My attitude on how to dress has been pretty much the same all my life. If it feels comfortable and you like how you look – wear it. Try something new. Try something old and worn.
Functionality helps. Once in a great while, fads are more than cool. More than silly.
A company selling “fashionable” bullet-proof clothing has opened its first store in the Netherlands.
Residents of Eindhoven can now stock up on the classic bullet-proof vest, but also suits, leather jackets and even ties, the Omroep Brabant website reports. The shop sells a Colombian brand of armoured clothing that is designed to look just like normal outfits, with vests thin enough to wear underneath a T-shirt. The clothes are mainly aimed at people who might feel at risk in their jobs, such as jewellers and staff at petrol stations, says company spokesman Staas de Wijs. They’re not meant to appeal to criminals, he adds.
The group that owns the shop, Panamera, says there’s been an increased interest in the products since the Paris terror attacks in January. “After Paris, 150 more people have already asked for information,” CEO Yavuz Yilmaz tells the Eindhovens Dagblad website. He won’t give away anything specific about who’s buying the items, but says the past weeks have seen “a lot of enquiries from Belgium and France as a result of current developments”. Anyone interested in making their wardrobe bullet-proof might need to save up, however. According to Omroep Brabant, the cheapest item costs 2,400 euros (= $2,700).
Eeoough! That can do as much damage as a small-calibre bullet. At least to your wallet.
Liu Qianping was visiting his 24-year-old granddaughter in the southern Chinese city of Guangzhou recently when the women’s clothes the aspiring fashion entrepreneur was packing into boxes caught his eye.
His visit came as the model that granddaughter Lu Ting and four friends had booked for a photo shoot to promote their online fashion business suddenly canceled, dealing a setback to their new venture.
But Liu, a 72-year-old former farmer visiting to escape the chilly winter of central Hunan province, stepped in to help.
“I walked into the room and saw them packing up some clothes and I thought they looked quite interesting and quite cute,” Liu told Reuters.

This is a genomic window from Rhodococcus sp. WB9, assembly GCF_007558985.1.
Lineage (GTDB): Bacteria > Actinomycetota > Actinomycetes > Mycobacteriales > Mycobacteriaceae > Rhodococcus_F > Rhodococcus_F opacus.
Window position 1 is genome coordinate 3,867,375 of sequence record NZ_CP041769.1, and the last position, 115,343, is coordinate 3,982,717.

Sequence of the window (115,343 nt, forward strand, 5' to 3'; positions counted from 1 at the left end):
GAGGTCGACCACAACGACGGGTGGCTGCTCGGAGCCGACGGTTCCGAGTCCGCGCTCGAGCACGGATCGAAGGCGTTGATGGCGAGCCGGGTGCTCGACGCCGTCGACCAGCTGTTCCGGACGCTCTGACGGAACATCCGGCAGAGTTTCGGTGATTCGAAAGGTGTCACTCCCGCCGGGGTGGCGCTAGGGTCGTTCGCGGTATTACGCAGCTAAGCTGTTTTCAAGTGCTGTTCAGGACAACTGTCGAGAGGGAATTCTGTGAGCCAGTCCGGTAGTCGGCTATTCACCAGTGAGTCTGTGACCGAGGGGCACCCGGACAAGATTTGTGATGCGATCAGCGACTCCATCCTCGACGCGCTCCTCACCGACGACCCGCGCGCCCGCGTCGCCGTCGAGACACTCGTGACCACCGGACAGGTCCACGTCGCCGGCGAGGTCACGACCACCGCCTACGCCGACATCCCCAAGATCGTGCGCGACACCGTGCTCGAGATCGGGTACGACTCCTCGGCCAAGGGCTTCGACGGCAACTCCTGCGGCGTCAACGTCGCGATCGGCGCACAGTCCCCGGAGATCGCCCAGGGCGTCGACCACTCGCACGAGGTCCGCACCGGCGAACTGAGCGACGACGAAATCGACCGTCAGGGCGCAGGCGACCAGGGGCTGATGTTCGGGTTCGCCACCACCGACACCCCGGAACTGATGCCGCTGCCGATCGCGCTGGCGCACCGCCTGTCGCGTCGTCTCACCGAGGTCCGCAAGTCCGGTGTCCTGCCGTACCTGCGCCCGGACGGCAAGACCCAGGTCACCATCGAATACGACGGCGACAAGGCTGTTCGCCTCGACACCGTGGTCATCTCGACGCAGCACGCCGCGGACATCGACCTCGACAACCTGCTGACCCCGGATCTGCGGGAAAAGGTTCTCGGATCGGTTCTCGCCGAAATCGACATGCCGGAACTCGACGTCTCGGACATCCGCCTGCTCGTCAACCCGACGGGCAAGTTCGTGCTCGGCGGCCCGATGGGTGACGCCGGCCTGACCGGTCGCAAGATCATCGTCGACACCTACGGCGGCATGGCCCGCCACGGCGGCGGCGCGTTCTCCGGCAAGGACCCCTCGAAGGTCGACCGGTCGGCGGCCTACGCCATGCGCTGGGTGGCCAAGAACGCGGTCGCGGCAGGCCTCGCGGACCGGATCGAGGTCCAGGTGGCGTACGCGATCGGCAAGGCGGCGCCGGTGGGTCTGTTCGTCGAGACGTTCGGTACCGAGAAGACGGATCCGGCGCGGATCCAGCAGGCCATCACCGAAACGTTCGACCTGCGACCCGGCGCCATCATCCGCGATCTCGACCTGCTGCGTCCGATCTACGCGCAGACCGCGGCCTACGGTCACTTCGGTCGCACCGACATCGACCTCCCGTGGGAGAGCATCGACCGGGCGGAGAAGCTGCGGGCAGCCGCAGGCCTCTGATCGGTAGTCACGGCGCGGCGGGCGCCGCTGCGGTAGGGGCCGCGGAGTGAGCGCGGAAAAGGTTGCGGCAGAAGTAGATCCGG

“So I tried on a jacket and they found it really funny, and I thought it was quite funny. So they asked if they could take pictures of me and post them on the Internet to sell the clothes. And I said, ‘why not?'”
Liu, known affectionately as “MaDiGaGa” – funny elderly – is now one of China’s most recognized models…
Liu, who traveled to Shanghai with his daughter for the first time last week after they were invited to appear on television, said he had been approached by other companies to model for them but had turned them down…
Ting has been criticized on the Internet and accused of using her grandfather, but he insists the experience has put a spring in his step and she says they are now closer than ever.
Cripes. He’s doing better than me. The only time I’ve been asked to be photographed was as a potential grandfatherly motorcycle gang-type in a prison movie.
The decision to admit women to the priesthood was always expected to change the face of the Church of England forever. But while the political, social and theological implications were hotly debated, few will have predicted one very practical change it would bring – in the field of fashion.
Now, almost 20 years after the first ordinations of women even the traditional dog collar is changing with new ranges of clerical dress incorporating floral designs, paisley patterns and even touches of leopard print.
Some of the latest designs were put on display in a catwalk show at Sandown Park racecourse in Surrey this week at a massive trade fair for all things clerical.
Well, what they’re showing is what the fashion mavens would like to sell to the distaff side of clerics. Doesn’t mean they’re going to succeed.